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By speech first, but far more by writing, man has been able to put something of himself beyond death. In tradition and in books an integral part of the individual persists, for it can influence the minds and actions of other people in different places and at different times: a row of black marks on a page can move a man to tears, though the bones of him that wrote it are long ago crumbled to dust.
-- Julian Huxley


 

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Digging

 

I finished Orbiting the Giant Hairball and loved it. Gordon MacKenzie is wise man and a great storyteller. But beyond the writing, the little doodles and artwork throughout the book really grabbed me. Of course, I had thought that Mr. MacKenzie was his own illustrator. And I was so impressed by that. But upon finishing, I discovered the attributions section, and I was wrong. He was only responsible for two illustrations. The majority of them belonged to a woman named Meg Cundiff.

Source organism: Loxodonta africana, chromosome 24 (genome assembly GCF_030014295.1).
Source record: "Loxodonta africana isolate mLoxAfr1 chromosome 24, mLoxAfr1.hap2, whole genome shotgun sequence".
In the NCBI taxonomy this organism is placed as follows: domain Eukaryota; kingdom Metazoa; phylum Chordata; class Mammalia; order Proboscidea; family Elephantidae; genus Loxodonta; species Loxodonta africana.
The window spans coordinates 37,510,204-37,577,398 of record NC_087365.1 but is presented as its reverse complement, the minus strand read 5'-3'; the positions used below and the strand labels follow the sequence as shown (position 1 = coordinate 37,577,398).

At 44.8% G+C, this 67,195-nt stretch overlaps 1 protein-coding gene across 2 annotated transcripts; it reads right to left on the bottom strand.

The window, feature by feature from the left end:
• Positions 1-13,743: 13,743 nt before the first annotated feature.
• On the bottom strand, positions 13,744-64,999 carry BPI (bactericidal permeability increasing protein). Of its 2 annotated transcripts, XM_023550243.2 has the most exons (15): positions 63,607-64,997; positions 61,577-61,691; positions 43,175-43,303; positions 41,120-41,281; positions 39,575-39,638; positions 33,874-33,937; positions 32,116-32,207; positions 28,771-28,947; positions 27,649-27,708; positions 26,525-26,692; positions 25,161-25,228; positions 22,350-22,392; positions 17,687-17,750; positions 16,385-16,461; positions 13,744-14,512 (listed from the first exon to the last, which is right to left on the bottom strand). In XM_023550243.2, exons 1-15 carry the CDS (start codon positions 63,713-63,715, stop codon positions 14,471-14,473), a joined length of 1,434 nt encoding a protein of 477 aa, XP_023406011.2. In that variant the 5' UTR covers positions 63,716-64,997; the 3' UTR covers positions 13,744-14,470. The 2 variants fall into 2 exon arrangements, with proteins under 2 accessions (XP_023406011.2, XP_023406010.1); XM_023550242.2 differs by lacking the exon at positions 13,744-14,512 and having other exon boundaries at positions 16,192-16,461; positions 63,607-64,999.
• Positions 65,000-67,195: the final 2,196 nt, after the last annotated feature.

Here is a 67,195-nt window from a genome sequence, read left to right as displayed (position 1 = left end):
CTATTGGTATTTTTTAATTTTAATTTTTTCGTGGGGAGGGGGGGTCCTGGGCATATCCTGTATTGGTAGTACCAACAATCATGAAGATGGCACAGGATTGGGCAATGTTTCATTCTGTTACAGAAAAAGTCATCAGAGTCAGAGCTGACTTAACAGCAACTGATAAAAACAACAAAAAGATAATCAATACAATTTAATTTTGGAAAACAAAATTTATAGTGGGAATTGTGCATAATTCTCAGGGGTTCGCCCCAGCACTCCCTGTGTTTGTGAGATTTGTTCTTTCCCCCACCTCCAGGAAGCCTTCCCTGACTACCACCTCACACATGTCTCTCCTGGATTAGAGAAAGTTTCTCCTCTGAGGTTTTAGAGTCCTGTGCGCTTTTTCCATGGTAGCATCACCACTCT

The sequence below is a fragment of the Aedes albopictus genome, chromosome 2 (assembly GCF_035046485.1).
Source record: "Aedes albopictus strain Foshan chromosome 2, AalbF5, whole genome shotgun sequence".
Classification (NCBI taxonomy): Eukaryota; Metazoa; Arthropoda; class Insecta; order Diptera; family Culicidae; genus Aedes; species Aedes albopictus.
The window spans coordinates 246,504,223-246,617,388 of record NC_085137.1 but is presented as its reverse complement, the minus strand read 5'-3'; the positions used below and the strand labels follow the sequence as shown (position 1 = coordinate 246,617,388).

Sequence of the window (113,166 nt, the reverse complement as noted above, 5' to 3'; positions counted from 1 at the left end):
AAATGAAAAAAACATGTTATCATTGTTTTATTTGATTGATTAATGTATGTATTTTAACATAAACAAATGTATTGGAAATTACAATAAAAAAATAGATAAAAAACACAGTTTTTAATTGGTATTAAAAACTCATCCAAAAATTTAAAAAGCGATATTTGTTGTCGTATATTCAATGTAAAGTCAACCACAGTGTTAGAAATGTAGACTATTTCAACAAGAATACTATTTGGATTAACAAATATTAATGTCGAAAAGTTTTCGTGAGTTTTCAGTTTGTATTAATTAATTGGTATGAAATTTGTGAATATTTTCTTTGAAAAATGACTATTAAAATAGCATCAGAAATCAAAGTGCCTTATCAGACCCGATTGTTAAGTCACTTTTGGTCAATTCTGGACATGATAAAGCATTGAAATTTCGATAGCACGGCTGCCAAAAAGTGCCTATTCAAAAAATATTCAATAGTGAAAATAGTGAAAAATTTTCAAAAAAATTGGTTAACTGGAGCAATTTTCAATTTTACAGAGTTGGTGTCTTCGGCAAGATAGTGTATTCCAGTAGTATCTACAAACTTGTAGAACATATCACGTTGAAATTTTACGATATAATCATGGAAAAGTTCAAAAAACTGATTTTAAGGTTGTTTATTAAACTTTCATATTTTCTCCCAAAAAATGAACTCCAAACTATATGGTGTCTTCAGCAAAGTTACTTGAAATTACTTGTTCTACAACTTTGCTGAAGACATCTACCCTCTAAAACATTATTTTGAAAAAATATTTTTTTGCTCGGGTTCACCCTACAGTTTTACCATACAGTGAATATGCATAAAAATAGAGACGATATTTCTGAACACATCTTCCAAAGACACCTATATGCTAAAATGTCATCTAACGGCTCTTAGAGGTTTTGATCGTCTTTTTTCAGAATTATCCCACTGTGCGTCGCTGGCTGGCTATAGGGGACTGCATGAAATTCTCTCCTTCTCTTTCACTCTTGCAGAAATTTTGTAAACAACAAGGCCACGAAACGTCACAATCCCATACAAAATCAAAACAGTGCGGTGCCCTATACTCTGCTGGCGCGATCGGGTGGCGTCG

Who's Meg?

As you read Hairball, it's Gordon's tale of corporate creative conflict during his tenure at Hallmark - you know, the greeting card company. He never mentions Meg by name in the book other than in the credits.

Enter Google. It turns out that Meg too works (worked?) for Hallmark as an illustrator. And Meg was involved as an illustrator for a kid's book and another kid's book. She's also featured in a Fast Company article, highlighting the importance of sabbatical. She lives somewhere in the vicinity of Kansas City.

I found another person who enjoyed the book and who is an illustrator/artist. Very free-spirited. Visiting her site reminded me of a woman I once dated who was an artist and painted her car and other objects in her house. No rules, no convention.

I love these kinds of connections that you can find, just going off to explore curiosity. There's a lot more to books than just the story and words... in fact, there might even be more story behind the book.

 


Tags: books
by Brett Rogers, 8/11/2005 6:36:42 AM
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